Sadie Robertson, Lauren Daigle share tips on coping with panic attacks, fear and anxiety

Sadie Robertson Huff joins Grammy Award-winning Christian musician Lauren Daigle for a 'Whoa That's Me' podcast episode on Aug. 31, 2023.
Sadie Robertson Huff joins Grammy Award-winning Christian musician Lauren Daigle for a "Whoa That's Me" podcast episode on Aug. 31, 2023. | Screengrab: YouTube/ Sadie Robertson Huff

Grammy Award-winning Christian musician Lauren Daigle joined Sadie Robertson Huff for a podcast episode where the duo shared advice on how they have managed panic attacks and leaned on God to battle anxiety.

In a recent episode of Robertson's "Whoa That's Me" podcast, Daigle detailed how she has struggled with anxiety throughout her life and battled panic attacks in recent years. 

"To know joy is to know sorrow. And to know joy is to know pain. To know joy is to know depression because you know what God has brought you through," the singer said during the Aug. 31 podcast.

"I only say this to say I went through a series of panic attacks — like legitimate, probably should have gone to the hospital — panic attacks, and some of them happened on airplanes," Daigle shared. 

"I'm saying this to say, for anybody who's in the process of that right now ... it is real. … You feel like you're crazy. You do wonder what is going on, like, 'I feel like something else is taking over my body.' But, these are the things that I really feel like the Lord has brought me through."

The 31-year-old artist said she found solace in practicing breathing exercises, which now equip her to manage her emotions better before a panic attack sets in.

The "You Say" singer emphasized the importance of focusing on breathing patterns during panic moments despite it seeming counterintuitive. She also recites Scripture, reminding herself that God is in control.

"God created the world. It says that He 'breathed the world into existence. He breathed life.' If I am feeling like I'm dying — that's what a panic attack is; it's a fight-or-flight response — if I'm feeling like I'm dying, but I have access to the King of Kings and the Lord of Lords who created this world with breath, I'm going to say, 'Alright, God, I'm going to breathe. I'm going to breathe through this moment because you can give me life in this moment," Daigle said. 

"But, I'm not going to just breathe. I'm going to take on the role of the Spirit and say, 'God, let Your Holy Spirit minister to me in the process of this craziness,'" she continued. 

"Then I would say, 'God, make me courageous. Give me boldness. Make me courageous in the midst of my fear.' Because courage isn't just looking at fear and being like, 'I'm going to figure out the shortcut.' Courage is saying, 'Even being afraid, I'm going to continue to move forward.'"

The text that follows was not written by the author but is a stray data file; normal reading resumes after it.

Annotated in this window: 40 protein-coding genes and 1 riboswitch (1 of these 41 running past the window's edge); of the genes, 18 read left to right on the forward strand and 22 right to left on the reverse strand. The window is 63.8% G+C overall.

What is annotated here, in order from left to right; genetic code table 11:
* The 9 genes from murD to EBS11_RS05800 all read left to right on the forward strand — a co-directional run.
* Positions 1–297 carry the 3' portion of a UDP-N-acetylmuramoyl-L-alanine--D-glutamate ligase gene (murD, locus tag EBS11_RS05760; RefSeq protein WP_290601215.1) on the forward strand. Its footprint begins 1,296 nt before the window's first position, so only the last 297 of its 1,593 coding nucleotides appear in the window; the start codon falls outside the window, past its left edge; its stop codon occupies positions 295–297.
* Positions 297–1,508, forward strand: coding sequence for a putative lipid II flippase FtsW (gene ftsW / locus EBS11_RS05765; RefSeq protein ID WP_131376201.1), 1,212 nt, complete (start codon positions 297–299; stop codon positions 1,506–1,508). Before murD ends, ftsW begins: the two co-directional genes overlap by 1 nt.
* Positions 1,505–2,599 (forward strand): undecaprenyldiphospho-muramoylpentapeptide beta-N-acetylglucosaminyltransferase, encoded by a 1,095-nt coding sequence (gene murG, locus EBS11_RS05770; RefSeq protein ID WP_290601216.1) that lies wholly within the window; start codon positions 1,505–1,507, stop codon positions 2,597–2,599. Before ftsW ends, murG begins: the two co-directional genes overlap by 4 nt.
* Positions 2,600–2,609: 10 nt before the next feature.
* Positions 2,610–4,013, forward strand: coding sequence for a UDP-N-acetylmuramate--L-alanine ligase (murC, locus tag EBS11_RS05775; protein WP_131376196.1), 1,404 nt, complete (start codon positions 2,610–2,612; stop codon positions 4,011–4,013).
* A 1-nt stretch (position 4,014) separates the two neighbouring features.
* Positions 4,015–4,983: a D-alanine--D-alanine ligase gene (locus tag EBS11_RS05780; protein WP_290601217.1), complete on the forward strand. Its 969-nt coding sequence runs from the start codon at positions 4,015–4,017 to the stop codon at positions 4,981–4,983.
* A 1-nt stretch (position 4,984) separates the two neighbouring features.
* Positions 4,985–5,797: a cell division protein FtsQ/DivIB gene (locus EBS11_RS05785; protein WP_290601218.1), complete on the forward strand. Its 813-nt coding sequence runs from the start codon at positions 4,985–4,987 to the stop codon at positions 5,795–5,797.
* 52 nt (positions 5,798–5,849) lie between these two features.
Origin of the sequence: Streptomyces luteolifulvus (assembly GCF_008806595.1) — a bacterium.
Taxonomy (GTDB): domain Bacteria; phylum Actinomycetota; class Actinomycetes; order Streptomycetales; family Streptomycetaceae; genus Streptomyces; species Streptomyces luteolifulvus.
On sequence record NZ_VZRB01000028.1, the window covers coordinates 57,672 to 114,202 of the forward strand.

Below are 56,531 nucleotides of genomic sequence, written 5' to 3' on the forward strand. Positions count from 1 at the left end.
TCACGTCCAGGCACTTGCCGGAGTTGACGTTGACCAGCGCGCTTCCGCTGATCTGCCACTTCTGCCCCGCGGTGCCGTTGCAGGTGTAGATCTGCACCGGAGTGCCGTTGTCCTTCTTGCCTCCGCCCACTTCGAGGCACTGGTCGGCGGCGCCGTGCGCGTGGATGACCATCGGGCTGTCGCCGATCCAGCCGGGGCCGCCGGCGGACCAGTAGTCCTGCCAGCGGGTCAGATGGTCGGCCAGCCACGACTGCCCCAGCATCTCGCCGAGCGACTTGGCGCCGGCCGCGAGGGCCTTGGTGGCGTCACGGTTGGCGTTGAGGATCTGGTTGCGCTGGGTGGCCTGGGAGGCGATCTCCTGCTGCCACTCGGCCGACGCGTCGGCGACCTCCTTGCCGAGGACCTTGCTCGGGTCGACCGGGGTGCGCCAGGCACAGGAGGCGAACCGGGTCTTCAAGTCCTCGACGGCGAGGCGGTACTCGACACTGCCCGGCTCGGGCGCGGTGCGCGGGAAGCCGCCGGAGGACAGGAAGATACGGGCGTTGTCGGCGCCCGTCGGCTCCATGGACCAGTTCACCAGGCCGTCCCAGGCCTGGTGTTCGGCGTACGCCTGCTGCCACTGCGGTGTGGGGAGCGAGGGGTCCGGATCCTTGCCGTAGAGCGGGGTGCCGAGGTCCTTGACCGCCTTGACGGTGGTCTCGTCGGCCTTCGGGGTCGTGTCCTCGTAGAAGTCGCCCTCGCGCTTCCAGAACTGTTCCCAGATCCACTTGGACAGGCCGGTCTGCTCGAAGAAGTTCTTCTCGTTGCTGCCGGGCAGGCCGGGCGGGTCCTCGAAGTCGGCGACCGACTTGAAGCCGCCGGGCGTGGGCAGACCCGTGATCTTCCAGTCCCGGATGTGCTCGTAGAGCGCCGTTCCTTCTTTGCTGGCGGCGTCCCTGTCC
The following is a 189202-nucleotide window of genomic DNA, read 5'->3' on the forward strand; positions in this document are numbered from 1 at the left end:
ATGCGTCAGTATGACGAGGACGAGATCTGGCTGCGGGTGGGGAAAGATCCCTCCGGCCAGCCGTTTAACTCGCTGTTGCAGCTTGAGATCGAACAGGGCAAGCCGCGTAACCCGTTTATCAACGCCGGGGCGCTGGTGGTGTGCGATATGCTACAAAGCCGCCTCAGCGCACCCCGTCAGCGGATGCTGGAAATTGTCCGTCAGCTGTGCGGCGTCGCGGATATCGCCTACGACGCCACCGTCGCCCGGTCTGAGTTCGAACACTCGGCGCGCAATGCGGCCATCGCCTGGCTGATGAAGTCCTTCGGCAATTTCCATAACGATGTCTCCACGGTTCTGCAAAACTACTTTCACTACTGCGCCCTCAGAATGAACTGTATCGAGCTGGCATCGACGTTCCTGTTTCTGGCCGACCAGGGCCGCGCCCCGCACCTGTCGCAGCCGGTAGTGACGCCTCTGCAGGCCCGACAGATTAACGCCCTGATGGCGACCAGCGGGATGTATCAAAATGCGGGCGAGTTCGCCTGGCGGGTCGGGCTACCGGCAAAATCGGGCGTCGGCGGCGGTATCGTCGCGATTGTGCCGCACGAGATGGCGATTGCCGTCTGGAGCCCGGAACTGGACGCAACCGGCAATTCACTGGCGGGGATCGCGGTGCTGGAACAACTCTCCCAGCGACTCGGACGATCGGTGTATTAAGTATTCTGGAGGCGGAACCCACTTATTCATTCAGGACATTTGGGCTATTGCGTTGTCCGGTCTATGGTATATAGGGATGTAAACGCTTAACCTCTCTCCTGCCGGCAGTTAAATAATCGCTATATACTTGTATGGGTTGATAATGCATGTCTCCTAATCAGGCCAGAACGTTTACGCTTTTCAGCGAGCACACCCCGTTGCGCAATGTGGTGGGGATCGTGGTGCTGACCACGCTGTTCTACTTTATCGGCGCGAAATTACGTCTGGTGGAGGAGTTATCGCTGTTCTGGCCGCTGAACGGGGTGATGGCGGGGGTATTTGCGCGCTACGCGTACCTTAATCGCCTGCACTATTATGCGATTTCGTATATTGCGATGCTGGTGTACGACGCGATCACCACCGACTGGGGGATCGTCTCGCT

The 26-year-old Robertson Huff of "Duck Dynasty" fame said she has also faced anxiety. The reality TV star mentioned that her 2-year-old daughter, Honey, occasionally grapples with fear. In such moments, she reinforces the comfort of God's words to her daughter.

"I'm so thankful that you share that. Truly, because I've been through that, and those tips have been so helpful," Robertson told Daigle.

"Those are the exact things I'm teaching Honey right now. She's 2 years old, but she already gets anxious. And her two Bible verses that she knows now are 'Fear not, for I'm with you,'" she continued.  

"The other day [Honey] started getting scared in her room, and I heard her say, 'Fear not, for I am with you.' And she said, 'There's no monsters.' And it was so sweet. And then, she'll go, 'The joy of the Lord makes me strong.' And she does that when she's sad. … I'm already giving her those tools. … Even now, when she says that, it shifts her mind." 

Daigle took a five-year hiatus from her music career to prioritize her mental health. Upon her return in 2021 to work on her new album, she initially felt anxious. However, channeling her creativity to honor God became a therapeutic process that helped mitigate her anxiety.

"[God] always talks about renewing your mind," she said. "And I realized, through the process of making this record, how vital that is. I know that anxiety attacks and panic attacks and fear are taking over mental health. We hear that talked about all the time. But, there's something that comes with renewing your mind."

"I was in a space where I really needed to finesse that in my life. … And so, I say all that to say that the process of making this record was very restorative and redeeming. I started the process of writing with so much fear, with so much intimidation, feeling like I had just experienced whiplash because my whole career just came to a screeching halt," she added.

"This record God used to rejuvenate me and to remind me of the pure things, remind me of the good things, remind me the things that actually matter, not just according to the industry, but according to the Kingdom."

Nicole Alcindor is a reporter for The Christian Post. 

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